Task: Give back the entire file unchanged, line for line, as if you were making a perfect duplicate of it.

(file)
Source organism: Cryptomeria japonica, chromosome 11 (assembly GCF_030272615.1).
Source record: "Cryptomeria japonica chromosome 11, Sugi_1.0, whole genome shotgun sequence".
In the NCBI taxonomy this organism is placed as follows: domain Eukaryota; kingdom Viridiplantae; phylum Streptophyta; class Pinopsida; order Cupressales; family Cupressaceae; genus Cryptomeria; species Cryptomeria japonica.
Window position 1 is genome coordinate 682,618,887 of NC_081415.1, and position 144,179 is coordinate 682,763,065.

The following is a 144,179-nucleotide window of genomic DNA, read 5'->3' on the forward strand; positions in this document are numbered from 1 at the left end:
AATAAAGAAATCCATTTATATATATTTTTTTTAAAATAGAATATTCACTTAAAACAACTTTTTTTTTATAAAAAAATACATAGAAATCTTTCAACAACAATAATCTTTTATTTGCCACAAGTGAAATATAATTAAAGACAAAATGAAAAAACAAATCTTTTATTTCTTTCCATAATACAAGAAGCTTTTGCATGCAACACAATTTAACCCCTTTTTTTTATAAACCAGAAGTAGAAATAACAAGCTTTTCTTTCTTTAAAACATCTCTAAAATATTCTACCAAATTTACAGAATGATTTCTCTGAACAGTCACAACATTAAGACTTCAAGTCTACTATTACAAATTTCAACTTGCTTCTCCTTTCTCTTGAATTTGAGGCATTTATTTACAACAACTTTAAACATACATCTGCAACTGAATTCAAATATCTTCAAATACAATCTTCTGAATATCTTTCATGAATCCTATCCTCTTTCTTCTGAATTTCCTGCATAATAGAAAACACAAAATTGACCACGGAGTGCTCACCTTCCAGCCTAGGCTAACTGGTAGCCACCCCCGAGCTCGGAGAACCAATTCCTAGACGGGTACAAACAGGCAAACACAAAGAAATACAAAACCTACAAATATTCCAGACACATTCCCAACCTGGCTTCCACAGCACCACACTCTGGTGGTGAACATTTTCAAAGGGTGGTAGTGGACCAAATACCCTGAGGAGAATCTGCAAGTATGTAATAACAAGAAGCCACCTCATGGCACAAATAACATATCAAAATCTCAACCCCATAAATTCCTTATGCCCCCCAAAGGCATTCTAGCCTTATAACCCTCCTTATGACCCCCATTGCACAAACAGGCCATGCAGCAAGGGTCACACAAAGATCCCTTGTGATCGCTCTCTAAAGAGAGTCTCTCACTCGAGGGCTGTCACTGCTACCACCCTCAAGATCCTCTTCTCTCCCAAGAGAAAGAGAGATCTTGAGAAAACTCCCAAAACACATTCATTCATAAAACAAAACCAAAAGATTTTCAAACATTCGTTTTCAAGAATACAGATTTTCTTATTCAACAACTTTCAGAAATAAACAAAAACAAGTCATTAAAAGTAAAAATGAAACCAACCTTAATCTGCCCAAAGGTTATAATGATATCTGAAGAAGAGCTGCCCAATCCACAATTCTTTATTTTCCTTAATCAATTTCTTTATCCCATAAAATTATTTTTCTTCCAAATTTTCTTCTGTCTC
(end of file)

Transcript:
Source organism: Cryptomeria japonica, chromosome 11 (assembly GCF_030272615.1).
Source record: "Cryptomeria japonica chromosome 11, Sugi_1.0, whole genome shotgun sequence".
In the NCBI taxonomy this organism is placed as follows: domain Eukaryota; kingdom Viridiplantae; phylum Streptophyta; class Pinopsida; order Cupressales; family Cupressaceae; genus Cryptomeria; species Cryptomeria japonica.
Window position 1 is genome coordinate 682,618,887 of NC_081415.1, and position 144,179 is coordinate 682,763,065.

The following is a 144,179-nucleotide window of genomic DNA, read 5'->3' on the forward strand; positions in this document are numbered from 1 at the left end:
AATAAAGAAATCCATTTATATATATTTTTTTTAAAATAGAATATTCACTTAAAACAACTTTTTTTTTATAAAAAAATACATAGAAATCTTTCAACAACAATAATCTTTTATTTGCCACAAGTGAAATATAATTAAAGACAAAATGAAAAAACAAATCTTTTATTTCTTTCCATAATACAAGAAGCTTTTGCATGCAACACAATTTAACCCCTTTTTTTTATAAACCAGAAGTAGAAATAACAAGCTTTTCTTTCTTTAAAACATCTCTAAAATATTCTACCAAATTTACAGAATGATTTCTCTGAACAGTCACAACATTAAGACTTCAAGTCTACTATTACAAATTTCAACTTGCTTCTCCTTTCTCTTGAATTTGAGGCATTTATTTACAACAACTTTAAACATACATCTGCAACTGAATTCAAATATCTTCAAATACAATCTTCTGAATATCTTTCATGAATCCTATCCTCTTTCTTCTGAATTTCCTGCATAATAGAAAACACAAAATTGACCACGGAGTGCTCACCTTCCAGCCTAGGCTAACTGGTAGCCACCCCCGAGCTCGGAGAACCAATTCCTAGACGGGTACAAACAGGCAAACACAAAGAAATACAAAACCTACAAATATTCCAGACACATTCCCAACCTGGCTTCCACAGCACCACACTCTGGTGGTGAACATTTTCAAAGGGTGGTAGTGGACCAAATACCCTGAGGAGAATCTGCAAGTATGTAATAACAAGAAGCCACCTCATGGCACAAATAACATATCAAAATCTCAACCCCATAAATTCCTTATGCCCCCCAAAGGCATTCTAGCCTTATAACCCTCCTTATGACCCCCATTGCACAAACAGGCCATGCAGCAAGGGTCACACAAAGATCCCTTGTGATCGCTCTCTAAAGAGAGTCTCTCACTCGAGGGCTGTCACTGCTACCACCCTCAAGATCCTCTTCTCTCCCAAGAGAAAGAGAGATCTTGAGAAAACTCCCAAAACACATTCATTCATAAAACAAAACCAAAAGATTTTCAAACATTCGTTTTCAAGAATACAGATTTTCTTATTCAACAACTTTCAGAAATAAACAAAAACAAGTCATTAAAAGTAAAAATGAAACCAACCTTAATCTGCCCAAAGGTTATAATGATATCTGAAGAAGAGCTGCCCAATCCACAATTCTTTATTTTCCTTAATCAATTTCTTTATCCCATAAAATTATTTTTCTTCCAAATTTTCTTCTGTCTC